Academic journal article Indian Journal of Industrial Relations

Gender & Education Determinants of Individualism-Collectivism: A Study of Future Managers

Academic journal article Indian Journal of Industrial Relations

Gender & Education Determinants of Individualism-Collectivism: A Study of Future Managers

Article excerpt

This paper aims to explore current positions in the individualism--collectivism dimension of male and female students in undergraduate and postgraduate courses. The study was based on primary data and the respondents were selected from undergraduate and post graduate students perusing management courses. The findings of the study ran counter to those of previous studies concerning individualism-collectivism in that the female students in undergraduate and postgraduate courses had high collectivist behaviour while their male counterparts showed low collectivist behaviour. This reflects that group behaviour in females is effective and if channelized properly, this inherent trait of group conformity can help female managers to effectively handle the teams along with sound peer relationship.

Individualists-Collectivists Societies

Individualism-Collectivism refers to the social connectedness among individuals. The concept of collectivism emphasizes interdependence between the self and one's group or community, implying that collectivists place more value on group goals and are guided more by group norms and traditional authority figures (Oyserman, Coon & Kemmelmeier 2002, Triandis 1995). Cross-cultural studies have shown that members of collectivist societies are more concerned about conforming to social norms than are members of individualist societies. According to Hofstede (1991), Individualism stands for a society in which the ties between individuals are loose; everyone is expected to look after himself or herself and his or her immediate family only. Collectivism stands for a society in which people from birth onwards are integrated into strong, cohesive in-groups, which throughout people's lifetime continue to protect them in exchange for unquestioning loyalty. Traditionally, individualism has been identified as "the habit or principle of being independent and self-reliant: self-centred feeling or conduct; egoism" (Jewell & Abate 2001). People with strong individualistic values emphasize autonomy, independence, and individual initiative (Hofstede 1980). Individuals with strong collectivistic values tend to favour group solidarity, obligations, security, obedience, duty, and personalized relationships (Triandis 1994a). Collectives consist of individuals who are bound together by a number of different relationships (Etzioni 1968). Additionally, individuals with a strong collectivistic orientation tend to belong to a select few in groups such as families and friendship circles (Triandis et al. 1988). Due to the stability of these in groups, collectivists generally discriminate against out group members and favour in group members. On the cultural dimension of Individualism-Collectivism (I-C), Indian national culture shows a strong emphasis on collectivism (Hofstede 1992). But even within same cultures the approach of individuals towards individualism and collectivism vary because of various reasons like gender differences, racial differences, caste differences, modernization etc.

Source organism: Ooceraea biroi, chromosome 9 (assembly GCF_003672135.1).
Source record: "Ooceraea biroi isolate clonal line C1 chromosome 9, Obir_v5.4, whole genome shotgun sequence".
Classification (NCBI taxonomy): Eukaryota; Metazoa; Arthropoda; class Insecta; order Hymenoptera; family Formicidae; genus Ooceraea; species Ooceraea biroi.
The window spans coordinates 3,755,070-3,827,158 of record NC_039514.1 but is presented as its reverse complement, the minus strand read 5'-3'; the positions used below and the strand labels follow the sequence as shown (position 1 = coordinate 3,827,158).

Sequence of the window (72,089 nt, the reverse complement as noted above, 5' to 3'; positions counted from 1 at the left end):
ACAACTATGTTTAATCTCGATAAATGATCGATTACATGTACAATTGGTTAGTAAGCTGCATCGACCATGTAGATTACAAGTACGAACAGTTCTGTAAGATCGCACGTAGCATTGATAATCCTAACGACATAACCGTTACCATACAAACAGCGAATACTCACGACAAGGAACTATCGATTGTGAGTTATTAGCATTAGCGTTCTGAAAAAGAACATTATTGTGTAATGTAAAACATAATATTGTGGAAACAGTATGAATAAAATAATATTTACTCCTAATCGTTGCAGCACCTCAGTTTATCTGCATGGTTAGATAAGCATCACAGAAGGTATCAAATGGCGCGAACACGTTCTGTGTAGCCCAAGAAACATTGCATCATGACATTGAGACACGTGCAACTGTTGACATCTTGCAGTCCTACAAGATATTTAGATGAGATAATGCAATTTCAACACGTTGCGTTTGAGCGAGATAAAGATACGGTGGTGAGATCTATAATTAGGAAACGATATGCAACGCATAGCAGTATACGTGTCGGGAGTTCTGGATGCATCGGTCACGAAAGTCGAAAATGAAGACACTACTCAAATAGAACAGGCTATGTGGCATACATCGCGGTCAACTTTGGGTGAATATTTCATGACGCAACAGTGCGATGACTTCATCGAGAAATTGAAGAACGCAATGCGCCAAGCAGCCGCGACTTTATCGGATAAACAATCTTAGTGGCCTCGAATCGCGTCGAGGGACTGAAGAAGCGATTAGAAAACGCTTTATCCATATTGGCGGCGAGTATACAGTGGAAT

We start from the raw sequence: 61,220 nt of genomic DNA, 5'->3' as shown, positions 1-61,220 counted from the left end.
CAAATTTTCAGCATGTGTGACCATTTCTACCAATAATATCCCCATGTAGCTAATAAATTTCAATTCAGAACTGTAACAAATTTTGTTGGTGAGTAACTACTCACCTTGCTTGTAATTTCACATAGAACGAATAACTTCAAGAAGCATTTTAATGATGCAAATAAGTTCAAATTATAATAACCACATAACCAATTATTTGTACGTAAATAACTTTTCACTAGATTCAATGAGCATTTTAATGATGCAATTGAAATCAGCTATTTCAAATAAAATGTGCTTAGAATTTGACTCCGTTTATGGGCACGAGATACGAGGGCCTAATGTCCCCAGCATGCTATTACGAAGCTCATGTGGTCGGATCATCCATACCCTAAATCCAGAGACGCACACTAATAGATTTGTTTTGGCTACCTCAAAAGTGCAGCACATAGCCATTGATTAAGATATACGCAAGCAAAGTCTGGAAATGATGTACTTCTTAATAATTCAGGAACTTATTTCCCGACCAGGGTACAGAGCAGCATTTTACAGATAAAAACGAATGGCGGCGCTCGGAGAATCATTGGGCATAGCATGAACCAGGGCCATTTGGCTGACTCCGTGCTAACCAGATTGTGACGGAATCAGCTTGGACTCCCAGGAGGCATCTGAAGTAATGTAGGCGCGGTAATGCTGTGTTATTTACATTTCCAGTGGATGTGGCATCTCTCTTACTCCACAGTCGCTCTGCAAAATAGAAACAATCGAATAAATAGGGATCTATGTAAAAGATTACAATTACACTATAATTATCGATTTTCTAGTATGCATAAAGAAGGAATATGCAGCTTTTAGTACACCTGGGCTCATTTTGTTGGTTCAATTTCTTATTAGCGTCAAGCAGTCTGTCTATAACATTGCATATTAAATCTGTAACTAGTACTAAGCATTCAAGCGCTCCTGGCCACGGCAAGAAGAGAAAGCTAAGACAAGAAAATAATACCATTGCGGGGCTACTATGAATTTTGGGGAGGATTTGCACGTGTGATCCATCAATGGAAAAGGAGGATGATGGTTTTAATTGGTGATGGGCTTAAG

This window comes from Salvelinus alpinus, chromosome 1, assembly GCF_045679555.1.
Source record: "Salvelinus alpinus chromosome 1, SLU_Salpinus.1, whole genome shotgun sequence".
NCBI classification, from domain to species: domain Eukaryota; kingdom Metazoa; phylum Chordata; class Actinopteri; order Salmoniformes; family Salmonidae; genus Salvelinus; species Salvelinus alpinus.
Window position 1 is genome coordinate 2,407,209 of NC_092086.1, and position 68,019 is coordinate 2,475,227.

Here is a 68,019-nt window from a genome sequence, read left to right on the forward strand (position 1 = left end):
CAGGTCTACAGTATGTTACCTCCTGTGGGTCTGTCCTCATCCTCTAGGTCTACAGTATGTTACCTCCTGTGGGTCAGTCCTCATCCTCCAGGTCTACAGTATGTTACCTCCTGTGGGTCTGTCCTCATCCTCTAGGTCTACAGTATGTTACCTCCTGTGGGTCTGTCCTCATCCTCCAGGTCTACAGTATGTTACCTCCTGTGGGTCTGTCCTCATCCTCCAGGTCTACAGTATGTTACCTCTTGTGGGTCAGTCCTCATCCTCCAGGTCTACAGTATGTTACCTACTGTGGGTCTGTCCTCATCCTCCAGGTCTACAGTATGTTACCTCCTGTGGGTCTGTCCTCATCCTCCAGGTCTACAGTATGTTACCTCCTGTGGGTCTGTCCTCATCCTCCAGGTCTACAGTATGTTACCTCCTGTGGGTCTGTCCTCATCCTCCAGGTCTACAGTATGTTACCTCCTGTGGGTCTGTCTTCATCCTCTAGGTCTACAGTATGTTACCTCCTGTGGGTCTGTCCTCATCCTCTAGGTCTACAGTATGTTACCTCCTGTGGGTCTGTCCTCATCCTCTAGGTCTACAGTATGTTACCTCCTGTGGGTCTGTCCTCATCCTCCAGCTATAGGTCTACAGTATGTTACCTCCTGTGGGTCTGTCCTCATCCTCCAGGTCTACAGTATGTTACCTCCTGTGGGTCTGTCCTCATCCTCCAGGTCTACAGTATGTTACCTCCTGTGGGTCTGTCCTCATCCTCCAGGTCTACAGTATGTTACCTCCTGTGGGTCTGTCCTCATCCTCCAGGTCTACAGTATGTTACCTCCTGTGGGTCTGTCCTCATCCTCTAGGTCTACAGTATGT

According to the "gender-centred" hypothesis (Fagenson 1990), gender differences are expected because of the different ways that women and men are socialized by parents, schools, and mass media, among others. Hence, it could be interpreted that norms, values, and social conventions affect the behavioural patterns of different sexes. Sex differences in values, attitudes and behaviours arise due to different gender roles, gender stereotypes and gendered social structures that influence self concept and self presentation (Konrad et al. 2000). Various studies show that traditional value system indicates the males are of more individualistic and less collectivistic approach as compared to females. Individualism and Collectivism has been associated with different behaviours and personality attributes like gender differences, cultural differences, racial differences etc. Present study focuses on whether gender differences affect Individualistic-Collectivist behaviour among students of graduate and postgraduate courses. …

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